Kant on moral satisfaction
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This paper gives an account of Kant’s concept of self-contentment [Selbstzufriedenheit], i.e. the satisfaction involved in the performance of moral action. This concept is vulnerable to an important objection: if moral action is satisfying, it might only ever be performed for the sake of this satisfaction. I explain Kant’s response to this objection and argue that it is superior to Francis Hutcheson’s response to a similar objection. I conclude by showing that two other notions of moral satisfaction in Kant’s moral philosophy, namely ‘sweet merit’ and the highest good, also avoid the objection.
Walschots , M 2017 , ' Kant on moral satisfaction ' Kantian Review , vol. 22 , no. 2 , pp. 281-303 . https://doi.org/10.1017/S136941541700005X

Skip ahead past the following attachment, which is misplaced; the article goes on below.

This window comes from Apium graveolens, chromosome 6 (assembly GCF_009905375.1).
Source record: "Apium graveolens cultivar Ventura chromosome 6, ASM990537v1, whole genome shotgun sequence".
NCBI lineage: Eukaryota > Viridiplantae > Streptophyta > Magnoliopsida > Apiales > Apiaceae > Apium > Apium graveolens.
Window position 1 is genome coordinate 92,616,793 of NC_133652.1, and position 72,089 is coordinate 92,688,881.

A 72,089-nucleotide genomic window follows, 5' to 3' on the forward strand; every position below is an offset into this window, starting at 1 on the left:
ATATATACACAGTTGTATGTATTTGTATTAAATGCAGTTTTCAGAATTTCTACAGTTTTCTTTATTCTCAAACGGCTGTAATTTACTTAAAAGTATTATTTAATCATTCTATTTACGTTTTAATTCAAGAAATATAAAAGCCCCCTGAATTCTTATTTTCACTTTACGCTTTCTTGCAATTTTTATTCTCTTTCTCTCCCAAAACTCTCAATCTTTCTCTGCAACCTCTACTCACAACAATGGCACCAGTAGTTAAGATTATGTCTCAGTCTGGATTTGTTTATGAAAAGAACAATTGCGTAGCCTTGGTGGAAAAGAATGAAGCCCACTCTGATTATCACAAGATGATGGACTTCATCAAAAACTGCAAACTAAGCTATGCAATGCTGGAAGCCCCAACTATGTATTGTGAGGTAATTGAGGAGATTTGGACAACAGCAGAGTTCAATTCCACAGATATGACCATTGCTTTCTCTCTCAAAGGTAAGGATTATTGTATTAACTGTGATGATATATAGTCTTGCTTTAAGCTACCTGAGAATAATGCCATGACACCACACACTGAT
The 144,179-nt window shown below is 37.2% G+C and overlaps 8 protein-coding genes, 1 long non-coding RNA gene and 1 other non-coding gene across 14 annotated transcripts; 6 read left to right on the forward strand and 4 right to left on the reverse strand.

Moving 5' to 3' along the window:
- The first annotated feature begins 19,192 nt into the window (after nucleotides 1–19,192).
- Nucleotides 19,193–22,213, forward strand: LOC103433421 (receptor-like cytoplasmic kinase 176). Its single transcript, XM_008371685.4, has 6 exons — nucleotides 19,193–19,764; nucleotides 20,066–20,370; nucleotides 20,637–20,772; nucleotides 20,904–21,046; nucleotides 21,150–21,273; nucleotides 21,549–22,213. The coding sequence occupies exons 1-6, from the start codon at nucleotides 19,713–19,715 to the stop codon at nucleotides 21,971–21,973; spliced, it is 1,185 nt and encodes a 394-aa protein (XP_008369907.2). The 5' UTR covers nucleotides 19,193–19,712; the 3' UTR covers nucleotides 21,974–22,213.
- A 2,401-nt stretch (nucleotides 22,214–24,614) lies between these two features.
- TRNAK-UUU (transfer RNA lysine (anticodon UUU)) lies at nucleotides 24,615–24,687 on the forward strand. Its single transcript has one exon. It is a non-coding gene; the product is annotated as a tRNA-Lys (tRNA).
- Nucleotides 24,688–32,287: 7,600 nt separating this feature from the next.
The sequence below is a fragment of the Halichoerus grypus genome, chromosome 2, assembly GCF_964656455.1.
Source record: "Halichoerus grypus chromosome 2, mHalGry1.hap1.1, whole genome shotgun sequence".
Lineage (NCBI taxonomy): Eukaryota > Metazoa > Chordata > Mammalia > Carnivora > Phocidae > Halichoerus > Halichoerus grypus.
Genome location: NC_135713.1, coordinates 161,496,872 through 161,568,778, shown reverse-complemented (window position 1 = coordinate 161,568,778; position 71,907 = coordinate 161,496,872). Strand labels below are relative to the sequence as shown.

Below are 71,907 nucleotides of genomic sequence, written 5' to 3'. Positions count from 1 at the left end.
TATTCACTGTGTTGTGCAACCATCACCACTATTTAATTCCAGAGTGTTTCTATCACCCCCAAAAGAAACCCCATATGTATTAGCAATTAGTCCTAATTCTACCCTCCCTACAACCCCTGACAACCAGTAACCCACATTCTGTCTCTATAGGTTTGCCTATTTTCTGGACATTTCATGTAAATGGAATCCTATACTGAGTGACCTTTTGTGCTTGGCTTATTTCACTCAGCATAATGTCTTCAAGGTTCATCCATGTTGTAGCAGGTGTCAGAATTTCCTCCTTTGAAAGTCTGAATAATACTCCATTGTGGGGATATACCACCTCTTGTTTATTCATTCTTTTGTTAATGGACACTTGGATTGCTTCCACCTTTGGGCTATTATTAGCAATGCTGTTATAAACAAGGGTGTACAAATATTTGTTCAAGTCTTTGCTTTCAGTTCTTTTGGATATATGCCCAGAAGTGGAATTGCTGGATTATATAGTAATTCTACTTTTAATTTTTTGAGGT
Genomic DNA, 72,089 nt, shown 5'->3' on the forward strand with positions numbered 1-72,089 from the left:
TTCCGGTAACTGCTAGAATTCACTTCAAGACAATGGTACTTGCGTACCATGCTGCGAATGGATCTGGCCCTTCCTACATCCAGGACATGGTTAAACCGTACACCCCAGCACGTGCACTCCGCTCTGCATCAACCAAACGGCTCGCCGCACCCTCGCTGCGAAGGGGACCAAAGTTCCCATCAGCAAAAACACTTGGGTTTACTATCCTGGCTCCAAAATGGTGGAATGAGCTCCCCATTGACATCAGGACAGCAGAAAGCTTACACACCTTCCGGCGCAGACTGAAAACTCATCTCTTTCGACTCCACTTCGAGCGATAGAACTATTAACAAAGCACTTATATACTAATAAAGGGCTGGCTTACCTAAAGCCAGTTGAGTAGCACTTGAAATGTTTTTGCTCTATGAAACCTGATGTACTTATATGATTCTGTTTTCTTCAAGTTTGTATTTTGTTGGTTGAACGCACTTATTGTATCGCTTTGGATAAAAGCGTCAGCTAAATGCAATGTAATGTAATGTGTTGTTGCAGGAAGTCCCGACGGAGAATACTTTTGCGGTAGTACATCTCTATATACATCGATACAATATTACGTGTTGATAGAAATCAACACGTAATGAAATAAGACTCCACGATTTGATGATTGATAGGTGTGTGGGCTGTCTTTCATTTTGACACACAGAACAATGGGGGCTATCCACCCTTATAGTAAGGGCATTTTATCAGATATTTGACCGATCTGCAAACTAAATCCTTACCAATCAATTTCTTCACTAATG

© Kantian Review 2017. This work has been made available online in accordance with the publisher’s policies. This is the author created, accepted version manuscript following peer review and may differ slightly from the final published version. The final published version of this work will be available at https://doi.org/10.1017/S136941541700005X
DescriptionThe author thanks the Social Science and Humanities Research Council of Canada, the German Academic Exchange Service, as well as the Interdisciplinary Centre for European Enlightenment Studies in Halle for their generous financial support that made research on this paper possible.
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